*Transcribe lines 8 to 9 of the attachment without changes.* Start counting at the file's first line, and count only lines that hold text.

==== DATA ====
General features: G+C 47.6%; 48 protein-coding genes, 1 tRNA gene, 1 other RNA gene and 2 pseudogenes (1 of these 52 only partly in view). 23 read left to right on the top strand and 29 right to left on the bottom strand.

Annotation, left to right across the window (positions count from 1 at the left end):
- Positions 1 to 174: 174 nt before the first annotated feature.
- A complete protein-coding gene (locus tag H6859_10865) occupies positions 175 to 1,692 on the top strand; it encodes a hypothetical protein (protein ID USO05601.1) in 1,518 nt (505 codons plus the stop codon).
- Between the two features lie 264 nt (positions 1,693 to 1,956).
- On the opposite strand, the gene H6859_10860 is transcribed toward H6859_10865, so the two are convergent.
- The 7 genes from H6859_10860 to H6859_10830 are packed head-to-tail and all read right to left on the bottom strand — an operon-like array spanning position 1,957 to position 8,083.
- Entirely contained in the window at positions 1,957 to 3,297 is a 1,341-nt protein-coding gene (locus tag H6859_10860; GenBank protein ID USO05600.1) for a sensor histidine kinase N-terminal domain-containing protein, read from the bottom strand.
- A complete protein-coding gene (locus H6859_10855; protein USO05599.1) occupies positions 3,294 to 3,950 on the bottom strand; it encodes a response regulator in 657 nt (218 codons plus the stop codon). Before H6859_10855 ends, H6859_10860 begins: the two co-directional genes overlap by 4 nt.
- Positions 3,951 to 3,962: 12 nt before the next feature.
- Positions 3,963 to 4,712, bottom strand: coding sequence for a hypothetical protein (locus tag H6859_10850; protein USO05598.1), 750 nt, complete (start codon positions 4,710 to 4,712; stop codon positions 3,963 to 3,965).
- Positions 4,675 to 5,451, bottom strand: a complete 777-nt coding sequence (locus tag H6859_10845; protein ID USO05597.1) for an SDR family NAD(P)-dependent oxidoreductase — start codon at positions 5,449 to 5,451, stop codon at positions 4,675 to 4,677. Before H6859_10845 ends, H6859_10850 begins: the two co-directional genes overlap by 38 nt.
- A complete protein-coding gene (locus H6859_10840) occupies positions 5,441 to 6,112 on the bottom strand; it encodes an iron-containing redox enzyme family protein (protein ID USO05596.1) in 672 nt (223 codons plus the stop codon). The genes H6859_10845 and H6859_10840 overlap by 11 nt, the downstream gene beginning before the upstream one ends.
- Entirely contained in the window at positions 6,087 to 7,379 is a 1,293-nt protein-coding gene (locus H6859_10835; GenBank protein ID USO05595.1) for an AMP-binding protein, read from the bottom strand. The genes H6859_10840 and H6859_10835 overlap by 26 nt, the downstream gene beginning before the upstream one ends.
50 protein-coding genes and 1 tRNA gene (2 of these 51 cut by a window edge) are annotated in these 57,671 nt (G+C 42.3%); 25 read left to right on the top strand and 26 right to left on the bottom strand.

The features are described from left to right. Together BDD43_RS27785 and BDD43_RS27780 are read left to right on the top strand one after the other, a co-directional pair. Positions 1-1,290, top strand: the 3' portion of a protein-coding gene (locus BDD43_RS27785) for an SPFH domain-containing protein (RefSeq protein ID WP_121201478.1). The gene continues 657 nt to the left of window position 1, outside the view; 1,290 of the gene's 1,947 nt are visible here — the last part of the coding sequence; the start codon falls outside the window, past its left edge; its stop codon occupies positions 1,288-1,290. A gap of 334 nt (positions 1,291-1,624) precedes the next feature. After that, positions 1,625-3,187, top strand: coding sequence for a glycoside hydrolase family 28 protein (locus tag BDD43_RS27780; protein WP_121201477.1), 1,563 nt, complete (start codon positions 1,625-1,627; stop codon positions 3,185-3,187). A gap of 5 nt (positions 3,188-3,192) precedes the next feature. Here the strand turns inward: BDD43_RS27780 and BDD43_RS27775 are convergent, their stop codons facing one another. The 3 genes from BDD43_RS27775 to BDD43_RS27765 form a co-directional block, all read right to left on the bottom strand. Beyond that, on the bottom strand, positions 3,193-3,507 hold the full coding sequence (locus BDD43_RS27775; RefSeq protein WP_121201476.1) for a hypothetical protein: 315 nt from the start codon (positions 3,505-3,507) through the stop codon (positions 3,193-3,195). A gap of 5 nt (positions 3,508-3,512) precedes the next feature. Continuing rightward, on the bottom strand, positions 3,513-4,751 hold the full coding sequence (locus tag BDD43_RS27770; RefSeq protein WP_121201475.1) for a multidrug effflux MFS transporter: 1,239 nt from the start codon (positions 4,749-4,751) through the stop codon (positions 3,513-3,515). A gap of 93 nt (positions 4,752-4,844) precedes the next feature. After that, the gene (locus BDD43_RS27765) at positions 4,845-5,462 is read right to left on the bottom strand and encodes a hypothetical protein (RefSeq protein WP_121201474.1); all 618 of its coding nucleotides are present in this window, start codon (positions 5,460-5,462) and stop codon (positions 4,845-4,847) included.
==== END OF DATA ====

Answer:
- Entirely contained in the window at positions 1,957 to 3,297 is a 1,341-nt protein-coding gene (locus tag H6859_10860; GenBank protein ID USO05600.1) for a sensor histidine kinase N-terminal domain-containing protein, read from the bottom strand.
- A complete protein-coding gene (locus H6859_10855; protein USO05599.1) occupies positions 3,294 to 3,950 on the bottom strand; it encodes a response regulator in 657 nt (218 codons plus the stop codon). Before H6859_10855 ends, H6859_10860 begins: the two co-directional genes overlap by 4 nt.